Figure 4: Phylogenetic analysis reveals two groups of variations within HSV-1 glycoprotein G by region. The evolutionary history was inferred using the UPGMA method. The tree is drawn to scale, with evolutionary distances in the units of base substitutions per site. There were a total of 165 positions, coding for AA 110 to 164. Phylogenetic analyses were conducted in MEGA4 [15]. Labeled branches represent the number of isolates from the specified region. Sequences shown at the bottom are from the branches highlighted with colored dots, which represent the most common sequence. Positions where sequences V and F differ are in color. The immunodominant region of glycoprotein G is enclosed by a box. The epitope AFPL (underlined, present exclusively in sequence F) is recognized by a common anti-glycoprotein G-1 mAb. The clinical isolate Y3369 discussed herein contains sequence V.
Mentions: Sequences for the middle region encoding AA 110 to 164 of glycoprotein G were analyzed and a phylogenetic tree created (Figure 4). Phylogenetic analysis groups our isolate Y3369 as an HSV-1 with sequence V (representing valine at 111) which contains the sequence AVPL instead of AFPL, as well as other common nucleotides as shown in Figure 4. All isolates from populations from Africa and Asia, as well as 36% of the European population contained the sequence AVPL, which would not be recognized by the mAb which tests for the AFPL epitope. Another study found that all isolates with a valine residue at position 111 of glycoprotein G were untypable when assaying viral antigens [10]. This specific test would not be likely to function diagnostically in these African or Asian populations.

Bottom Line: A mutation which likely caused the monoclonal antibody non-reactivity was found in glycoprotein G.To this point, the epitope which the monoclonal antibody recognizes was only found in HSV-1 isolates from human European populations (p < 0.0001).These findings suggest that the PCR-based methods for HSV typing may be more useful than the standard monoclonal antibody test in areas of the world where the variant in glycoprotein G is more prevalent.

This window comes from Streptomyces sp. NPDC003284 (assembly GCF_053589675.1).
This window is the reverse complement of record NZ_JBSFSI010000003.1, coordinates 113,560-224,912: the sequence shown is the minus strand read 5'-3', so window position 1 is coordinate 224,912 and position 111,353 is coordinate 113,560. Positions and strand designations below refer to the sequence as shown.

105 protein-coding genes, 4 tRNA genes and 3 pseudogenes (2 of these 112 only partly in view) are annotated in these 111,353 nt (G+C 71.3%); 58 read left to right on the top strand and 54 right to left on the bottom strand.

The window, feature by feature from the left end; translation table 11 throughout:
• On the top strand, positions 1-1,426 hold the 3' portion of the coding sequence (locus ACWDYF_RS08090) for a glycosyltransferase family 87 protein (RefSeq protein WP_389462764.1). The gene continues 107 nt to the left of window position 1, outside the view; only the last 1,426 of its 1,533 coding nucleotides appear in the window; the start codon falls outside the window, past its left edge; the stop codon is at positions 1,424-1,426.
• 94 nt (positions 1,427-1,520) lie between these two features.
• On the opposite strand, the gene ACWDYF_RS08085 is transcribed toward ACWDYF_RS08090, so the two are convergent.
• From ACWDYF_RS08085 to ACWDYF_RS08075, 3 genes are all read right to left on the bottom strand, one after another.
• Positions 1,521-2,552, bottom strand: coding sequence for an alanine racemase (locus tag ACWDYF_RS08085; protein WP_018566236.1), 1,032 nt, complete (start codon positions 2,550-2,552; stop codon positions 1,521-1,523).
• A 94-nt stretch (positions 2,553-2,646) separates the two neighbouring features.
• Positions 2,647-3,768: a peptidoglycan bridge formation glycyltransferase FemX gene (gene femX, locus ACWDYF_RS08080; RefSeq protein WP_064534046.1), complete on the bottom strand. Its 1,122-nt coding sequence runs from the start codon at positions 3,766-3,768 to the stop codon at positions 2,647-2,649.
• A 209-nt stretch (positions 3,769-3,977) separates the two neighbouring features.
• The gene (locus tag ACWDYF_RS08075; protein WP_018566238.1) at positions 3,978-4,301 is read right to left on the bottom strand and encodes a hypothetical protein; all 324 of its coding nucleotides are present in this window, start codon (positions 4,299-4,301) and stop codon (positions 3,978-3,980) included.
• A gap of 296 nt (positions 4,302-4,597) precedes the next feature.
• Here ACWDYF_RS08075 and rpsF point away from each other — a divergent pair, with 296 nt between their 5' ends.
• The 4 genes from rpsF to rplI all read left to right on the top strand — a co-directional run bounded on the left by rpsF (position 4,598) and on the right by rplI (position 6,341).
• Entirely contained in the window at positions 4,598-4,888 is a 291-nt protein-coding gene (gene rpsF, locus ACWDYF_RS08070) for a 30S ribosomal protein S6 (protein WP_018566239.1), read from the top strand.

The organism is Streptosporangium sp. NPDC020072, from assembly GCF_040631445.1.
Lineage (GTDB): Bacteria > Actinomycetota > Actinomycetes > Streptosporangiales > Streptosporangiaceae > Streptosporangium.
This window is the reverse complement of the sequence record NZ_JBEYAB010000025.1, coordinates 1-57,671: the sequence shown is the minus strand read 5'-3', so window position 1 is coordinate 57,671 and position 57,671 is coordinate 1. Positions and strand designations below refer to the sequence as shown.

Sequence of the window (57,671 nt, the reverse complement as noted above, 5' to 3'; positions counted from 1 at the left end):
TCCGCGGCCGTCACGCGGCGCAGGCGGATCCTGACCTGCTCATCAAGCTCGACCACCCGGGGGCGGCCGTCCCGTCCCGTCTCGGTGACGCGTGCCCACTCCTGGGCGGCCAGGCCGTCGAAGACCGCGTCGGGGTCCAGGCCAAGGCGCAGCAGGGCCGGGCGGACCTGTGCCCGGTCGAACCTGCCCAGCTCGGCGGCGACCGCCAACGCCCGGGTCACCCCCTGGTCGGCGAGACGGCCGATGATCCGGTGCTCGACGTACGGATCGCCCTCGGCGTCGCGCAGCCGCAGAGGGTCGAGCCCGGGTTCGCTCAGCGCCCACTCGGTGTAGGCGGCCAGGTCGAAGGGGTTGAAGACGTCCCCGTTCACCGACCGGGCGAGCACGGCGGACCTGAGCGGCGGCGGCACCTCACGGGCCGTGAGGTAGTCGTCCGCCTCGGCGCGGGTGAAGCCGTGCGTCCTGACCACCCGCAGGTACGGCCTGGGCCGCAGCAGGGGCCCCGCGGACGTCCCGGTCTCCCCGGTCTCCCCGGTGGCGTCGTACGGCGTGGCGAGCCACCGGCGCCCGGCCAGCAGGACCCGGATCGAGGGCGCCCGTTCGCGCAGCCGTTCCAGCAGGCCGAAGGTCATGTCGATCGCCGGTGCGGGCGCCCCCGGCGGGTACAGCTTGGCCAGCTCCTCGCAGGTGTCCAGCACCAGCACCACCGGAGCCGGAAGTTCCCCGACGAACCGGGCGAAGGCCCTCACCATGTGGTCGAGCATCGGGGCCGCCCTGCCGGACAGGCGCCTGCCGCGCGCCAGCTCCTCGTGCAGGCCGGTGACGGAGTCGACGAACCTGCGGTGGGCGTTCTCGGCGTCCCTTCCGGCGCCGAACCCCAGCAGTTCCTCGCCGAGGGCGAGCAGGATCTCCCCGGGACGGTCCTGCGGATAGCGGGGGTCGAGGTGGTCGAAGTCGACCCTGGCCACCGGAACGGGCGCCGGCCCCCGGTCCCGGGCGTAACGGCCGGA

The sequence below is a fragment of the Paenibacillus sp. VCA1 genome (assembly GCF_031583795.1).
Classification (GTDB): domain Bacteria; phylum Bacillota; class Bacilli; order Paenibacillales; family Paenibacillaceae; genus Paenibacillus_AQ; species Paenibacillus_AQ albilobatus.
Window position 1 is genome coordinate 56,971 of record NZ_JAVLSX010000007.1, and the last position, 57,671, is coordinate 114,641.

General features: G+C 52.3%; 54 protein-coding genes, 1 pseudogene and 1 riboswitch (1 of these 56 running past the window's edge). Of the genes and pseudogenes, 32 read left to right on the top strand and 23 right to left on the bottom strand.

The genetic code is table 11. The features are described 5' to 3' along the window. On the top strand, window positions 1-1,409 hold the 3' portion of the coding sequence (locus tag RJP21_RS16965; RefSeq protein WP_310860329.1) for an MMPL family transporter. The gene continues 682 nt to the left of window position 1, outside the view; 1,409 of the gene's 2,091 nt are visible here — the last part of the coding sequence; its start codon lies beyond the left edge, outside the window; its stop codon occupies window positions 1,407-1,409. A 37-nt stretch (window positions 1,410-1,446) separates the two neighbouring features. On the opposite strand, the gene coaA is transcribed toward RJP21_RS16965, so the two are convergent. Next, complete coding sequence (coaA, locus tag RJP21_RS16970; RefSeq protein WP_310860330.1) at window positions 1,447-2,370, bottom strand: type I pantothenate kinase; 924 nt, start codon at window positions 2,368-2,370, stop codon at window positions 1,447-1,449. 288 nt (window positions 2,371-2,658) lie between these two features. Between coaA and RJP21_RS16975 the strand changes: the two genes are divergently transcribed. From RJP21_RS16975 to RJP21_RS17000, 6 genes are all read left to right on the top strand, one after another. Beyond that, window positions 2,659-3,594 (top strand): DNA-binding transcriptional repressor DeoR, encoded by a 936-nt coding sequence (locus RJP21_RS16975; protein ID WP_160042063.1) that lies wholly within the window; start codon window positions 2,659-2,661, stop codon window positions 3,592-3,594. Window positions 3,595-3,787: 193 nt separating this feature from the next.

View Article: PubMed Central - HTML - PubMed

Affiliation: Department of Microbiology and Molecular Biology, Brigham Young University, Provo, UT 84602, USA.

ABSTRACT

Background: Herpes simplex viruses exist as two major serotypes, type 1 (HSV-1) and type 2 (HSV-2). Determination of type, either HSV-1 or HSV-2, is important in accurate diagnosis and clinical control of transmission. Several tests are available for typing HSV, including a monoclonal antibody specific for glycoprotein G and several PCR assays.

Findings: A clinical isolate was identified as herpes simplex virus, but tested negative for both HSV-1 and HSV-2 antigens using type-specific monoclonal antibody assays. The isolate was determined to be HSV-1 by PCR analysis. A mutation which likely caused the monoclonal antibody non-reactivity was found in glycoprotein G. Phylogenetic analysis revealed two groups of HSV, one with the mutation and one without. Three population studies examining mutations in HSV-1 glycoprotein G were analyzed by chi-squared test. To this point, the epitope which the monoclonal antibody recognizes was only found in HSV-1 isolates from human European populations (p < 0.0001).

Conclusions: These findings suggest that the PCR-based methods for HSV typing may be more useful than the standard monoclonal antibody test in areas of the world where the variant in glycoprotein G is more prevalent.

Show MeSH
Related in: MedlinePlus